Landis resident collects more than 1,600 books for drive
Published 12:00 am Thursday, May 30, 2013
KANNAPOLIS — This year, a Landis resident with a love of learning collected more than 1,600 books during a book drive for Woodrow Wilson Elementary School.
As a graduate student at the University of North Carolina at Charlotte, Destiney Linker, started the book drive as a service project.
“It’s just a great gift to give the children of Woodrow Wilson,” said Principal David Fleischmann. “It’s a gift that will last for many, many years.”
When the school recognized Linker for her contribution, a total of 1,593 books had come in, but more have been donated since then. Another 500 books that were collected will be distributed to Communities In Schools of Rowan County.
Linker, who has now graduated, said UNC Charlotte’s graduate history association was looking for a service project, and they finally settled on collecting books for a school.
Linker found that school after reconnecting with an old friend. Lane Turbyfill, a media specialist at Woodrow Wilson Elementary in Kannapolis, went to South Rowan High School with Linker.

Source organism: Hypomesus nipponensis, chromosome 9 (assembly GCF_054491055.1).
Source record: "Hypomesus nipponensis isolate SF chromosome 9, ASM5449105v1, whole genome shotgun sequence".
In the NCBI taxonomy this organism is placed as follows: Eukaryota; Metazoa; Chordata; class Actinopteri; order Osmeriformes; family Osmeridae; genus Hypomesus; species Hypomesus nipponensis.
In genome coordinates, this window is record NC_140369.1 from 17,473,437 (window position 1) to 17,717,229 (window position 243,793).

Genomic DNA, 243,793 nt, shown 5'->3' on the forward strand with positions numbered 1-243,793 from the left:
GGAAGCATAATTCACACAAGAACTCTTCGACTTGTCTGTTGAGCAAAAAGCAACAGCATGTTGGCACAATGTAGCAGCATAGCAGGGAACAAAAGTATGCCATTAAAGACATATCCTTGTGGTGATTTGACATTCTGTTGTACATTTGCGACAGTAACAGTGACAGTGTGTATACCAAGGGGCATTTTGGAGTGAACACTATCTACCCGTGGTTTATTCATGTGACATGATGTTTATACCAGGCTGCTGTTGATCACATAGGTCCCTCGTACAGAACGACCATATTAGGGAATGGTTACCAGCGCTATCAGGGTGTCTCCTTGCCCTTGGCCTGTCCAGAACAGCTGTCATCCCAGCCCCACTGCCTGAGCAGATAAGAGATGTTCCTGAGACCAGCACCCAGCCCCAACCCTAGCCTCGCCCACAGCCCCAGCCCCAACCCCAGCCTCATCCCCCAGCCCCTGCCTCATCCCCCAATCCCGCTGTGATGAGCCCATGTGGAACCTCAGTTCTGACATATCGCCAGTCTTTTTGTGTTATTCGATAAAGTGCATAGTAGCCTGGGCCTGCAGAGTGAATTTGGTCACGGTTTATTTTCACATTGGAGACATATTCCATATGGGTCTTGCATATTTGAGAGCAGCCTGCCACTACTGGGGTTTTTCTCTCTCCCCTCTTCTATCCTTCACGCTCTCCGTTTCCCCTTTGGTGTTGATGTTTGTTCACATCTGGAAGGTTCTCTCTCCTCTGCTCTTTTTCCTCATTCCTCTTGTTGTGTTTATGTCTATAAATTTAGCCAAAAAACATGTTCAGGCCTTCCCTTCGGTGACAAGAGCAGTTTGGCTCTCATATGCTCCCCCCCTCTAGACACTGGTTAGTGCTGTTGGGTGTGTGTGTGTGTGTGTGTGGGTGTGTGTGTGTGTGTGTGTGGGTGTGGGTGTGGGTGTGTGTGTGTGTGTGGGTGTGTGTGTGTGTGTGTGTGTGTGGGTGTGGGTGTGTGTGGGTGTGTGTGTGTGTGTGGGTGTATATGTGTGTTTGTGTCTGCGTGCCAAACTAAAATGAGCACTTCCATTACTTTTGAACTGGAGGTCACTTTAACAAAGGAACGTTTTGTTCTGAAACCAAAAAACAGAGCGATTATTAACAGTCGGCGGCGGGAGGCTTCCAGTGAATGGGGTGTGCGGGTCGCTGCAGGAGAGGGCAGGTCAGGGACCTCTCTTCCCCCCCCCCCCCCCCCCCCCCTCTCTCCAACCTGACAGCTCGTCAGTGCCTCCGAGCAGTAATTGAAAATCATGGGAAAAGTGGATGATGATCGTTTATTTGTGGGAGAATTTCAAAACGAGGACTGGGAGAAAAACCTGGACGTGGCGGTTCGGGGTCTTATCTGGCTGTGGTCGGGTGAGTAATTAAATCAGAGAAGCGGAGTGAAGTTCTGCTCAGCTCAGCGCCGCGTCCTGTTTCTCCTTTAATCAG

“He was telling me the few numbers of books they have here, and how they’re in bad condition,” she said. “I said, ‘OK, we’re going to do a book drive for you.’ ”
The book drive was officially held from Jan. 15 through Feb. 14, but books kept coming in for weeks afterward. Linker said about half of the donations came from UNC Charlotte faculty and students, especially in the history department.
Many of the books that were too high-level for an elementary school were sold to a bookstore near the college campus, Turbyfill said. The money from those sales was used to buy new books to add to the collection.
Later, Turbyfill began talking about the book drive with Vicky Slusser, executive director of Communities in Schools of Rowan County.
Slusser said that her organization needed a lot of books in two of the middle schools it serves for the statewide “Give Five, Read Five” campaign.
During May, parents, business leaders and community members are challenged to donate five new or gently used books to their local elementary school.
“I hadn’t heard of ‘Give Five, Read Five’ until then,” Turbyfill said. “She was realizing that they were going to have to kick it into high gear. I said, ‘I may be able to help.’ ”
Instead of selling the rest of the middle-school-level books, Linker and her group donated them to Communities In Schools.
Linker said it was a pleasure to lead the book drive, because she wants to share the love of reading that has motivated her to earn a master’s degree and start work on a doctorate.
“If a kid wants to read, they should be able to read,” she said. “They shouldn’t be prohibited because the library doesn’t have enough books.”
Contact reporter Karissa Minn at 704-797-4222.